We traveled an old Stage road stopping at the site of the old Sooy's Tavern built in 1773 where recruiting took place for the American Revolution army.
We traveled an old Stage road stopping at the site of the old Sooy's Tavern built in 1773 where recruiting took place for the American Revolution army. (Andrew Aughenbaugh photo)

There is a post-a-note on my desk with a list of places to visit this summer. The first on the list was the Pine Barrens in New Jersey.

Wharton State Forest in New Jersey is a three-hour drive from the Carroll County making for a perfect weekend getaway. While not all of the Pine Barrens fall within the Wharton State Forest, that is where we concentrated our trip.


During my pre-trip research of the Pine Barrens, I discovered there are several rivers and small lakes perfectly sized for canoes and kayaks. I placed a call to Pinelands Adventures and scheduled a shuttle. Talking with Rob Ferber at Pinelands Adventures, he helped me choose a section of river he thought I would enjoy. We settled on a six mile stretch of the Batsto from Quaker Bridge to Batsto Lake.

Because of the iron rich sandy soils and natural vegetation dyes such as tannin, the local waters of the Pine Barrens are a dark tea color. I have floated similar rivers in both Maryland and South Carolina and find something soothing about the crisp clear dark tainted waters.

The fishing rod and small tackle bag sat in the bow of the canoe, but as I made my way twisting down the wildly meandering Batsto, I made few casts. Instead I took in the scenery. Wild blueberries lined the banks between the stands of pine and cedar. The river bottom consisted of white sand.

I was surprised to find such a pristine place hidden in a state most think of as one big suburb.

There was a nice current drawing me down creek. With the creek being narrow and twisty, I sometimes found myself back paddling to make the turns. No rocky rapids are found on the Batsto to concern yourself, however, the narrow twisty track through the woods work on your kayak turning skills. The first five miles is a soothing shadowy paddle through the woods, and then the scenery changed when I entered Batsto Lake. In the open sun, I paddled around the grasses and Lilly pads of the lake. A slight breeze pushed my canoe thankfully toward my take out location. I followed the open water path between the patches of grass and pads until reaching the orange ball marking the take out where the Pinelands Adventures van waited to pick me up.

On Friday evening I was joined by Chris and Brittney, two friends from the Mid-Atlantic Overlanding Society. Late in the evening after they set up camp, we discussed trucks, campers, and places to visit around the campfire until late into the night.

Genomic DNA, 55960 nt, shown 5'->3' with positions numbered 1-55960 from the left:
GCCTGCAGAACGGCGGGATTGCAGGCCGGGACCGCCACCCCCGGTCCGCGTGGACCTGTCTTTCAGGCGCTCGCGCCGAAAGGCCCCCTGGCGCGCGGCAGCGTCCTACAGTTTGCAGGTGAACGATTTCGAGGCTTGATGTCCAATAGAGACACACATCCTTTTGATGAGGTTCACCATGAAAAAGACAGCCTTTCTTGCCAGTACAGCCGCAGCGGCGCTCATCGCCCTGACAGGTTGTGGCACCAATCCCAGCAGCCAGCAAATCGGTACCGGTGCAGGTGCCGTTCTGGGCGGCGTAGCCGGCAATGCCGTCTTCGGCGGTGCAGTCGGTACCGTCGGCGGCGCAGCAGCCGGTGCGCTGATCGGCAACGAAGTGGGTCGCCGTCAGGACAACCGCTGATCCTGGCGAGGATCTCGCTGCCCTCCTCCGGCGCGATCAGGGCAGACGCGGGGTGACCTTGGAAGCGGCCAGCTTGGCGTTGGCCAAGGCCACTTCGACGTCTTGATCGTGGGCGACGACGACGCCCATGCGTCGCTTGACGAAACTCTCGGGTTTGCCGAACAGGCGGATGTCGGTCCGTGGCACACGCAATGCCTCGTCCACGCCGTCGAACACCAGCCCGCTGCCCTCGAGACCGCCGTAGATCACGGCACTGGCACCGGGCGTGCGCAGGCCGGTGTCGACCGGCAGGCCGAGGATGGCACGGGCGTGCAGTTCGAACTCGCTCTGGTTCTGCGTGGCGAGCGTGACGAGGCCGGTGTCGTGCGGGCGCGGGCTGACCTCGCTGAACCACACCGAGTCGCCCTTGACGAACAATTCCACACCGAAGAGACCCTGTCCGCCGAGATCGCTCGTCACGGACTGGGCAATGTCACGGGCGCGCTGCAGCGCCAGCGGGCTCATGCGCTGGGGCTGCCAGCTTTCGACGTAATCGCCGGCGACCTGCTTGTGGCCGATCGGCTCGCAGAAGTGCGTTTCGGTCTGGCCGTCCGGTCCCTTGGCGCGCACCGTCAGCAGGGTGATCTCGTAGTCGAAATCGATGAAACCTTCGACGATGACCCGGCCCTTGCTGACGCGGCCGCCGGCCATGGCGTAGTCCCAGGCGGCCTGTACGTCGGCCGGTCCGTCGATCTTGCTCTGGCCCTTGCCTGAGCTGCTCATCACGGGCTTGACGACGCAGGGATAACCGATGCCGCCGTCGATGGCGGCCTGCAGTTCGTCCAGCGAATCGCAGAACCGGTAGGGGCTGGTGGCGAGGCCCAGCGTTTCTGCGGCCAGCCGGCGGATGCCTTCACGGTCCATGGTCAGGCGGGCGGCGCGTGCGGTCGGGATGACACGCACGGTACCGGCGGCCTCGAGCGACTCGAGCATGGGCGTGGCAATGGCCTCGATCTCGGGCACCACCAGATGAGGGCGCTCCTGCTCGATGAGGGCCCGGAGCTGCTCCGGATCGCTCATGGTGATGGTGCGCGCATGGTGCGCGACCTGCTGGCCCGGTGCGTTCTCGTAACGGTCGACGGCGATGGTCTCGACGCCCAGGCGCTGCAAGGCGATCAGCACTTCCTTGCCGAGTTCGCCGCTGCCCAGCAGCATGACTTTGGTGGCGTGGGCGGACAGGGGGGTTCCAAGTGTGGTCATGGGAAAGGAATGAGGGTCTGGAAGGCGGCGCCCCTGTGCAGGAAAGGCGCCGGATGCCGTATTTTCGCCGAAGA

The campgrounds in Wharton State Forest are simple marked campsites in a quiet natural setting without being overly developed. This is a place for tents and smaller self contained units. There is no electric or water hook ups, but there is an outhouse and a hand pump well.

We stayed at the Batona camp which is 12 unimproved shaded camp sites laid back on a sandy two track covered with pines and bordered by a swamp on the backside. The camp is on the Batona hiking trail and we watched as a few small groups of hikers dropped camp for the night before continuing to hike the trail in the morning.

One of the things I like to do before taking a road trip and visiting somewhere for the first time is to find a few books and read up on the area. In this case I found two books that really made our trip. The first was John McPhee's "The Pine Barrens."

John McPhee's book provides great incite to the history of the area, explaining the interesting people that once lived in the pine woods of New Jersey and the places they lived, worked, and gathered.

To find these places, we used "Ghost Towns and Other Quirky Places in the New Jersey Pine Barrens," written by Barbara Solem-Stull. Besides in depth information on the communities that once existed, the book included handy little maps of the ruins and outlines driving loops to find and check out what little remains of the communities that once existed in the Barrens.

Saturday with both books on the seat of the truck and the USGS map of the area uploaded on the iPad navigation system in the Tacoma we took off on an adventure exploring the history of the area. We found empty fields with stone foundations of what once was the 1870's thriving cranberry farming operation in Friendship and Speedwell. We traveled an old stage road, stopping at the site of the old Sooy's Tavern built in 1773 where recruiting took place for the American Revolution army.

An early Pine Barrens industry was "bog iron," which is formed when iron-bearing groundwater oxidizes and accumulates in shallow streams and bogs. It is relatively easy to mine, and many bog iron furnaces operated in this area from about 1765 and the iron was used during the American Revolution. In a small open grass area deep within the pine forest, many of the foundations still exist. As we explored the old stone foundations, you could help but think about how much different life was back then compared to today.

Hampton was an irons works during the late 18th and 19th centuries and later was turned into a cranberry village.


We ended our day watching the sun set from a top the Apple Pie Hill Fire Tower. From the tower we gazed at the sweeping 360 degree view of hundreds of square miles of wilderness. When one thinks of taking a weekend camping trip in the wilds of nature, New Jersey is not the first state one would think of visiting.

However, this place is not the Jersey Shore or the suburbs of New York.

We were exploring a past world where man has left and the natural world is growing.